FROM contributing to much-discussed financial inclusion to diminishing geographic and social imbalances, financial technologies have created a stellar track record in providing positive impact on the lives of Filipinos.

Today, another burgeoning factor (or set of factors) that will further illustrate how fintech directly contributes to society is its growing role in advancing ESG (environmental, social and governance) principles.

An important element of the global financial and economic system, the ESG agenda of companies are assessed by special independent ratings, which affect the value of its shares. The number of companies implementing ESG-oriented strategies and receiving this rating have been steadily growing (according to Vanguard). The importance of ESG as a factor in investment decisions is also rising. It is significant, for example, that there are hundreds of specialized ESG funds and exchange-traded funds operating in the world (which already have close to $400 billion under management). Twenty-six percent of global investors report that ESG is a focal point of their investment approach (ESG Global Study 2022). In general, Bloomberg’s assessment perfectly characterizes the global ESG market and its prospects. It claims that global ESG assets could exceed $41 trillion in 2022 and $50 trillion by 2025, which is a third of the projected total AUM (assets under management) worldwide.

In Asia, the penetration of ESG investment among wealthy investors this year may more than double, already up to 70% (Accenture). On the other hand, compared to Western countries, Asian businesses are clearly lagging behind in ESG development, even causing concern on the part of some researchers (Morrison Foerster).

Locally, ESG is gaining recognition from both businesses and consumers. A survey from a research and advisory company saw 41% of CEOs reporting a significant impact of the pandemic on appetite/demand for ESG in their business whilst a Statista and PWC study revealed a solid 38% of online shoppers in the Philippines were impacted by companies’ environmental actions.

Aside from ESG principles being an effective way to attract investments, these data sets make it clear that more Filipinos continue to go beyond the simplicity, convenience, and accessibility offered in choosing its roster of day-to-day fintech services such as e-money services, digital lending and basic savings accounts. This is good news for companies that already or are working on a clear plan to pursue a more socially responsible and sustainable way towards profitability.

Foundational steps towards this direction were laid down by international organizations, illustrating the natural synergy between fintech and ESG. At the beginning of 2020, UNICEF launched the Fintech for Impact pilot program in the country, with the goal of studying the social impact of innovative financial technologies. It placed a spotlight on several fintech startups which create solutions that can help vulnerable citizens, and provided them with access to ample investment. The winners included projects that offer agricultural loans to farmers and fishermen, and loans to students, projects that control the use of remittances from migrant workers and overseas foreign workers (OFWs), and those that promote women’s employment.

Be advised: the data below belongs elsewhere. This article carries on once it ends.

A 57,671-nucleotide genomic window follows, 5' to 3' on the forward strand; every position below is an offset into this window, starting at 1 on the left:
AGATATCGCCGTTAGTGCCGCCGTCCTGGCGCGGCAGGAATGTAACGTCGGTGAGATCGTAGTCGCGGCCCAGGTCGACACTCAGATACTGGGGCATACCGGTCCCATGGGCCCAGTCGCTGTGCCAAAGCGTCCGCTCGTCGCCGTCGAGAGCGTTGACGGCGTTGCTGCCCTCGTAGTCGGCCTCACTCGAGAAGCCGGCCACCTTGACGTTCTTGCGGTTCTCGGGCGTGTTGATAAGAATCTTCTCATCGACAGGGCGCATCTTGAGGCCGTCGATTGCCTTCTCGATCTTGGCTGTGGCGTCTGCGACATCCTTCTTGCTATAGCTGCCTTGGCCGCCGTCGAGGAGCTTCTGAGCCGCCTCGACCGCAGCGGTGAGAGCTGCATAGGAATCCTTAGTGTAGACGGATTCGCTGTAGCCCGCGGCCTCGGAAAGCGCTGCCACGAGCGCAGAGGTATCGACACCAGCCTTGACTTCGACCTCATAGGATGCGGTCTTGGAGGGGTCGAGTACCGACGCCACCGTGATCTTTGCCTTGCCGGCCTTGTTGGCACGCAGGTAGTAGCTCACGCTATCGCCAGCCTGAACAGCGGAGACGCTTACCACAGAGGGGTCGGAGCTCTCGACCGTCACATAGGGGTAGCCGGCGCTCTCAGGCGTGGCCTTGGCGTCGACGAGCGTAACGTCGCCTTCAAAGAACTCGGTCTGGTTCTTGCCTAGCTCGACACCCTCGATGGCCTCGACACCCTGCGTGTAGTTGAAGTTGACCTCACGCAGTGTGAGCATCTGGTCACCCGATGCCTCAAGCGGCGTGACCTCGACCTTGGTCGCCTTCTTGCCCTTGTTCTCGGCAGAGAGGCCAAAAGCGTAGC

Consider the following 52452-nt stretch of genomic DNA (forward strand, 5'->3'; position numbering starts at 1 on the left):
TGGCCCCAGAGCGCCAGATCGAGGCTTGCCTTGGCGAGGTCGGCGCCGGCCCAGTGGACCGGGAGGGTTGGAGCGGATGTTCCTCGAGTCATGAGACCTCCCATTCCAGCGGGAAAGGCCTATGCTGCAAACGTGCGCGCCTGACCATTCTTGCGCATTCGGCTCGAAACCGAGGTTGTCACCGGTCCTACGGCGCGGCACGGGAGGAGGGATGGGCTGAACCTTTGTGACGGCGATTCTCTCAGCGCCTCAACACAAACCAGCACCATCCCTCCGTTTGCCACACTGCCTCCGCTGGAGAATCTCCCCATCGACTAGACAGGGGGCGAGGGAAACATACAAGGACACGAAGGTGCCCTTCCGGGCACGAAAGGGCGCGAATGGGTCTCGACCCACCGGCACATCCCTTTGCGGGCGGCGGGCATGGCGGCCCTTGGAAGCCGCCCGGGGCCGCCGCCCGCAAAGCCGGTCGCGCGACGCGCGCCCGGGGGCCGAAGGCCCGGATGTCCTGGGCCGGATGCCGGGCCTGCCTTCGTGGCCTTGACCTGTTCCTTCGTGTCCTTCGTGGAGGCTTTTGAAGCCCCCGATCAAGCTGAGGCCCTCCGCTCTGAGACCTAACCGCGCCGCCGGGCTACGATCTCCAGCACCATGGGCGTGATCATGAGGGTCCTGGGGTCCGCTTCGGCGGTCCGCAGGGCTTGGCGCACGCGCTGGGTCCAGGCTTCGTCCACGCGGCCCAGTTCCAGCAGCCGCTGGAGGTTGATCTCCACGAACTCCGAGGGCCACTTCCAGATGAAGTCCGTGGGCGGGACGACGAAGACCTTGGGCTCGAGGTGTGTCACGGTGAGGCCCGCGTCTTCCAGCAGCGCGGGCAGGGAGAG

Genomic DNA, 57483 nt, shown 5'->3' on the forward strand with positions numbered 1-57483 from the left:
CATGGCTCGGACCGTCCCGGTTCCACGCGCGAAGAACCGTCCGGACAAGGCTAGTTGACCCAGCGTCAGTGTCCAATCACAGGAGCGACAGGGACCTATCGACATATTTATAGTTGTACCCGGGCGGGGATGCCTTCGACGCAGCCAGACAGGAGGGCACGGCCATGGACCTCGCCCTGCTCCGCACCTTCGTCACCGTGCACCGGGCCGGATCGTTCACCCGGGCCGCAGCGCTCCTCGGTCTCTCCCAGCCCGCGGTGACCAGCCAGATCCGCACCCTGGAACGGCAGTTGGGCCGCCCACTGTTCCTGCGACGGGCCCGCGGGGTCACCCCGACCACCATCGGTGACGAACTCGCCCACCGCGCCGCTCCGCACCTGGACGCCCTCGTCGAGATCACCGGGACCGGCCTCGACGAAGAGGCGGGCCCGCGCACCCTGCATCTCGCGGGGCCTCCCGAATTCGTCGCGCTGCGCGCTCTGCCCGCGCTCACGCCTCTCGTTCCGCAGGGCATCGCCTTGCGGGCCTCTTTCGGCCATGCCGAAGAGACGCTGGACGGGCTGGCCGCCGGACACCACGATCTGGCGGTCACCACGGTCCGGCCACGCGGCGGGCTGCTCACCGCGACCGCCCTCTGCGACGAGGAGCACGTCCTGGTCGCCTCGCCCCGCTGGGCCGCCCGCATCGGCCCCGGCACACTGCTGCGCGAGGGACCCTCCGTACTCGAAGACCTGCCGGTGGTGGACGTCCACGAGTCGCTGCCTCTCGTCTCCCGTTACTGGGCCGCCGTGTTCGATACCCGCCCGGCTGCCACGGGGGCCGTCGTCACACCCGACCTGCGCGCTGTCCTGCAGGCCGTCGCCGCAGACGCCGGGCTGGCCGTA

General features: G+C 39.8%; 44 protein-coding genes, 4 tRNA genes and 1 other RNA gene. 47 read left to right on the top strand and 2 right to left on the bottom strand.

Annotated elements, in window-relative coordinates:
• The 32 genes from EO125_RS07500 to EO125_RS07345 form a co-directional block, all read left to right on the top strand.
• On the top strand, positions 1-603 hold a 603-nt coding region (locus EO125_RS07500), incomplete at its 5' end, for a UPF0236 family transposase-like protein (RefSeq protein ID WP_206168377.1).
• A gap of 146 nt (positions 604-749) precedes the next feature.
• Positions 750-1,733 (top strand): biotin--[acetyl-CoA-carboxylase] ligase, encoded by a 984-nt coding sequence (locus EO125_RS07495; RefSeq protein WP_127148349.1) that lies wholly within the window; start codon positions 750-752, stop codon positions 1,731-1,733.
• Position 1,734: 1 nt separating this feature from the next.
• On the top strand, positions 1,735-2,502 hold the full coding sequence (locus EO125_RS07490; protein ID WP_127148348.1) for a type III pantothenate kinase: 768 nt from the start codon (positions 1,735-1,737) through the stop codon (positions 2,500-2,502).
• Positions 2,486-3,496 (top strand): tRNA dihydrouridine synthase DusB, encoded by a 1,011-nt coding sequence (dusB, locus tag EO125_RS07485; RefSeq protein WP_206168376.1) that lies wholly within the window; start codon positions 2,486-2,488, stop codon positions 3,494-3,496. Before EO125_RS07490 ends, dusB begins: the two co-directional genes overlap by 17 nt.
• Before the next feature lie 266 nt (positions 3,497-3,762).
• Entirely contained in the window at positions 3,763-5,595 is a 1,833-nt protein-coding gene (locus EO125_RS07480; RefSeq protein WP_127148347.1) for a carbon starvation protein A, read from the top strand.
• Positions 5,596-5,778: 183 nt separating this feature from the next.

Coupled with country-wide initiatives aimed to spur the financial sector towards ESG and longstanding efforts to combat natural disasters, the Philippine fintech industry is increasingly producing initiatives of these kinds. Prime examples include bespoke financial instruments dedicated to the MSME sector, green bonds, and creating digital agri-lending platforms for farmers. At this stage, opportunity remains to have activities that address socio-environmental issues such as plastic waste, air and sea water pollution, and access to cleaner energy. These can be partially solved by funding startups that specialize in electric vehicles, sorting and recycling of waste, as well as the operation of alternative electricity such as renewables.

Within organizations, practical starting points could be the integration of environmental concerns and impact into its decisions and activities, promoting the reduction of waste and recycling, purchasing products and services that do the least harm to the environment, training and educating employees on environmental matters, and communicating its environmental commitments to the customers.

Another would be to utilize platforms that reveal the impact companies have in accomplishing the United Nations Sustainable Development Goals (SDGs), as already seen in other countries.

In conclusion, all signs point to the Philippines becoming a leading voice not only in fintech growth but in the wider ESG agenda. A long process, of course, but one that has the potential to further create meaningful social good.


Kirill Kalashnikov is the regional director for APAC at Robocash Group, which operates in the Philippines through Digido Finance Corp.